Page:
The Victorian plan excludes aerial culling but will revisit horse control methods if the proposed trapping methods don’t reduce environmental impacts. Aerial culling is widely practised throughout Australia, including Western Australia, the Northern Territory, Queensland (where culling was used to improve road safety), and the Australian Capital Territory, which borders Kosciuszko National Park.

Barilaro argued against aerial culling when he presented the Brumby bill to parliament, calling it cruel and barbaric. He reiterated that the bill is meant to prevent lethal control in his response to Victoria’s announcement. But surprisingly, the draft legislation makes no mention of control methods, lethal or otherwise.




Read more:
Hold your horses – brumby fertility control isn’t that easy


The deputy premier also referred to the Guy Fawkes National Park horse cull in northern NSW in 2000 to support his argument against aerial culling. But an independent enquiry found that the cull was an appropriate humane response to the situation, where horses were starving to death and causing environmental damage after a fire. The RSPCA and independent reports show that aerial culling is an acceptable and humane way to manage horse numbers.

Further, the brumby bill now locks in the predictable outcome that thousands of horses are likely to starve to death in the next drought or after large fires. It is therefore puzzling that actions likely to increase horse suffering are not of great concern to many within the pro-brumby lobby.

Greater emphasis, instead, has been put on a cultural argument for protecting feral horses: for example, by claiming that feral horses made enormous contributions to Australia’s World War One effort. However, the cultural heritage report prepared for the NSW National Parks Service says “there is no definitive evidence that remount horses were directly taken from the brumby population of what is now Kosciusko National Park”.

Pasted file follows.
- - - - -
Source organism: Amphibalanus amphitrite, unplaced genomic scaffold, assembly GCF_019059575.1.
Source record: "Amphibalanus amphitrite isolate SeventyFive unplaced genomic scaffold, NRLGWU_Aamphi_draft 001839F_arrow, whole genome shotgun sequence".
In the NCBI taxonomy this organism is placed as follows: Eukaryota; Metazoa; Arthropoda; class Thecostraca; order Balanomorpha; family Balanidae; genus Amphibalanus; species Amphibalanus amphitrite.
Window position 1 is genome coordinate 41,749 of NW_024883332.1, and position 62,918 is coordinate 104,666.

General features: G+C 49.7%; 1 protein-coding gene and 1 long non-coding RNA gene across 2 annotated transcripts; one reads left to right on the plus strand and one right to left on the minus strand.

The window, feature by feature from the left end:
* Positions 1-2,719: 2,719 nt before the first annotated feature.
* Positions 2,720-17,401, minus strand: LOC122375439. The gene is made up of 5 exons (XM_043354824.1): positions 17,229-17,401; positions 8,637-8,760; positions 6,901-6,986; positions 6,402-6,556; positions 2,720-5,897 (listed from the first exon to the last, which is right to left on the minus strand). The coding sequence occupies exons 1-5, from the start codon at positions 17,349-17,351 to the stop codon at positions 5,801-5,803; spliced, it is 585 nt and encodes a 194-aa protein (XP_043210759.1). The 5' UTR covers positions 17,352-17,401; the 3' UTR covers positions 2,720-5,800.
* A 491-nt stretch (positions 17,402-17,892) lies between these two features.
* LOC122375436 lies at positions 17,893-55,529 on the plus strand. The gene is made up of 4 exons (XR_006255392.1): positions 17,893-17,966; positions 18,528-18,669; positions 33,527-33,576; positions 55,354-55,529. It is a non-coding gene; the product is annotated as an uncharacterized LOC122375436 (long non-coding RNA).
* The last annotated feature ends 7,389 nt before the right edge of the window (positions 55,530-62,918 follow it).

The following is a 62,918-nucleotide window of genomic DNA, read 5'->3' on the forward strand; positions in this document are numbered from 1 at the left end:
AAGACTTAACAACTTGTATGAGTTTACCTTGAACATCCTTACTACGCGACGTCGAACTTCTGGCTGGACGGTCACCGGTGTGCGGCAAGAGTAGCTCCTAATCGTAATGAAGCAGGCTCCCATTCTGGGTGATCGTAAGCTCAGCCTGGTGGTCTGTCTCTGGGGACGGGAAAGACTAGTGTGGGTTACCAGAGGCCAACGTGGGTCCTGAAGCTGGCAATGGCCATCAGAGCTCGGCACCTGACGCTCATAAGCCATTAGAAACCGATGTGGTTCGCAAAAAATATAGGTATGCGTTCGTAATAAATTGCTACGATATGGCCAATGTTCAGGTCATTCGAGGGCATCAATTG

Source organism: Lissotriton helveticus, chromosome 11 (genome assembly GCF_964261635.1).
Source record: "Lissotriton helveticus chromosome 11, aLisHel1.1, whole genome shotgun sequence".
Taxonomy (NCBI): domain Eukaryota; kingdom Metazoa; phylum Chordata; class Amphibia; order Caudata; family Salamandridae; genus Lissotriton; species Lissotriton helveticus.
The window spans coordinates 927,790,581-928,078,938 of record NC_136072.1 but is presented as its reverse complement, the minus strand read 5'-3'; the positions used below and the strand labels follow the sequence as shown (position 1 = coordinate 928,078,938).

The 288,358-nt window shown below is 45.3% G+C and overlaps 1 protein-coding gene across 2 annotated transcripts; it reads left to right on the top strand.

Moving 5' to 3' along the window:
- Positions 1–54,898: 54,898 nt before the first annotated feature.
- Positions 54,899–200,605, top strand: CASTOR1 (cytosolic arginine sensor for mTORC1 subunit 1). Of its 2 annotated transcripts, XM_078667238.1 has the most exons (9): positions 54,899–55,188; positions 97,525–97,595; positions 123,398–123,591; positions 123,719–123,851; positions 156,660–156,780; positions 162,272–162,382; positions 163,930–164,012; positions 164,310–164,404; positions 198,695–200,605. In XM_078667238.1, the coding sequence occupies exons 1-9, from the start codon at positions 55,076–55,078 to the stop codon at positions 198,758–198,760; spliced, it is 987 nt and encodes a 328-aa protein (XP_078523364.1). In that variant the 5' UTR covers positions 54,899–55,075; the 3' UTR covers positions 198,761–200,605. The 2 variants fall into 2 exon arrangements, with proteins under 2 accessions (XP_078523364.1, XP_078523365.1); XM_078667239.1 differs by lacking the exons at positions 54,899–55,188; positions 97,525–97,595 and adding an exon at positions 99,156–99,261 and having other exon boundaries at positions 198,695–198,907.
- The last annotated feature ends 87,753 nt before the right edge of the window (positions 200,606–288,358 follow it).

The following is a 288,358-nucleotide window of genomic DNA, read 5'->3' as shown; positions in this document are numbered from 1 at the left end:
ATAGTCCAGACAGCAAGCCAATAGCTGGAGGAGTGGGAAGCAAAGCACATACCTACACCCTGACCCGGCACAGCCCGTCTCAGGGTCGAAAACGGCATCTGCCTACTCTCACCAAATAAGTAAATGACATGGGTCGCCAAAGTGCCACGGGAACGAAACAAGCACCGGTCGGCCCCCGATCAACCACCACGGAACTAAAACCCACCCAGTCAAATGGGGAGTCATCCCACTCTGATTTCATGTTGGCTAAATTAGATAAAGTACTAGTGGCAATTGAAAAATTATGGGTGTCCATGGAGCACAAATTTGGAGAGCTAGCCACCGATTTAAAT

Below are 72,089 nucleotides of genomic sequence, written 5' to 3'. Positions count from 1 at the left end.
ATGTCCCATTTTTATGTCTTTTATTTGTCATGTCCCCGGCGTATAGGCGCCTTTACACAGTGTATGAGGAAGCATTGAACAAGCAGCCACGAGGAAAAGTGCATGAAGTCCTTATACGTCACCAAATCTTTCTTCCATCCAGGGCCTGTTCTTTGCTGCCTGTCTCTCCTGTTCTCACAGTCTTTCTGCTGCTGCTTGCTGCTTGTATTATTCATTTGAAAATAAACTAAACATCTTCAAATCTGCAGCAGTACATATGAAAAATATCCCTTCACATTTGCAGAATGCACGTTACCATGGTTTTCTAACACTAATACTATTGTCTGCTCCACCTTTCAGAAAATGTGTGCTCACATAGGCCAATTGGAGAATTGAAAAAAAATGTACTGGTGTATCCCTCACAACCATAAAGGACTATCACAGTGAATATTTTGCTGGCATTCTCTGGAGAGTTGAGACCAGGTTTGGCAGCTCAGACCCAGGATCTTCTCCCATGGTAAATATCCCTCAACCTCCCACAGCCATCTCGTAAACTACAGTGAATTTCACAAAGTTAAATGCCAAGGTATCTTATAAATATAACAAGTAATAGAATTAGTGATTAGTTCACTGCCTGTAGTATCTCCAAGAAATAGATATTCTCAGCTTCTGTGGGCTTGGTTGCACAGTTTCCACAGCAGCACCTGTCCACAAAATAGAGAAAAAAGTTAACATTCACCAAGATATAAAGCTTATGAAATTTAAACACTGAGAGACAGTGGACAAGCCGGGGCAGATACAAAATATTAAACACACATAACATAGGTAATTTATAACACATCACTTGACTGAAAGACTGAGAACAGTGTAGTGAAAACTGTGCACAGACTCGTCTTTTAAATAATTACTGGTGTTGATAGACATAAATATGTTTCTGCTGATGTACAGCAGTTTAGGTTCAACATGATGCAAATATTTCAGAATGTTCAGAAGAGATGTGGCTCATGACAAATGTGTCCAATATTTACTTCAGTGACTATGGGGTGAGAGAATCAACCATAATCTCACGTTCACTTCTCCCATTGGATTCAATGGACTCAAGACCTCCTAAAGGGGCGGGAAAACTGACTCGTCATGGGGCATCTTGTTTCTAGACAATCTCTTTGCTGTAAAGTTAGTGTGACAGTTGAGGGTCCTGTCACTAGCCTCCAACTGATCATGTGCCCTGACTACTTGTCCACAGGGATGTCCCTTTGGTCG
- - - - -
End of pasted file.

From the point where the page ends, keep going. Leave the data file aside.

The Sydney Olympics opening ceremony was also offered as evidence that brumbies are integral to Australian culture. However, Australian Stock horses, not brumbies, were showcased at the Sydney Olympics – a distinct breed, established by horse enthusiasts in the 1970s.

That said, it is true that horses in the snowy mountains do have local cultural value. But so too does the native fauna and flora threatened by feral horses, many of which only occur in Australia’s high country. This includes species such as the southern corroboree frog, alpine she-oak skink, broad-toothed rat, Raleigh sedge and mauve burr-daisy.

Can we compromise?

Is a compromise possible, in which both cultural and conservation goals can be accommodated? We think so. The feral horse population can be removed from the national parks and sensitive ecosystems. Brumby herds can thrive on extensive private property in the region, an approach already proven in South Australia’s Coffin Bay National Park.

The brumby bill was written and presented to parliament by groups with at best a perceived conflict of interest, and promoted by using inaccurate information about culling and heritage. It has been roundly criticised by leading national and international scientific bodies for not taking adequate account of science and the key role of national parks in conserving biodiversity.




Read more:
Essays On Air: The cultural meanings of wild horses


The ConversationThat this bill has now passed the NSW upper house is a further backward step for conservation goals and Australia’s international reputation for environmental protection, and sets a dangerous precedent by undermining prominent national and state environmental policy. It remains to be seen how this legislation aligns with the federal Environment Protection and Biodiversity Conservation Act, given that it literally tramples over several matters of national environmental significance.

Don Driscoll, Professor in Terrestrial Ecology, Deakin University; Euan Ritchie, Associate Professor in Wildlife Ecology and Conservation, Centre for Integrative Ecology, School of Life & Environmental Sciences, Deakin University, and Tim Doherty, Research Fellow, Deakin University

This article was originally published on The Conversation. Read the original article.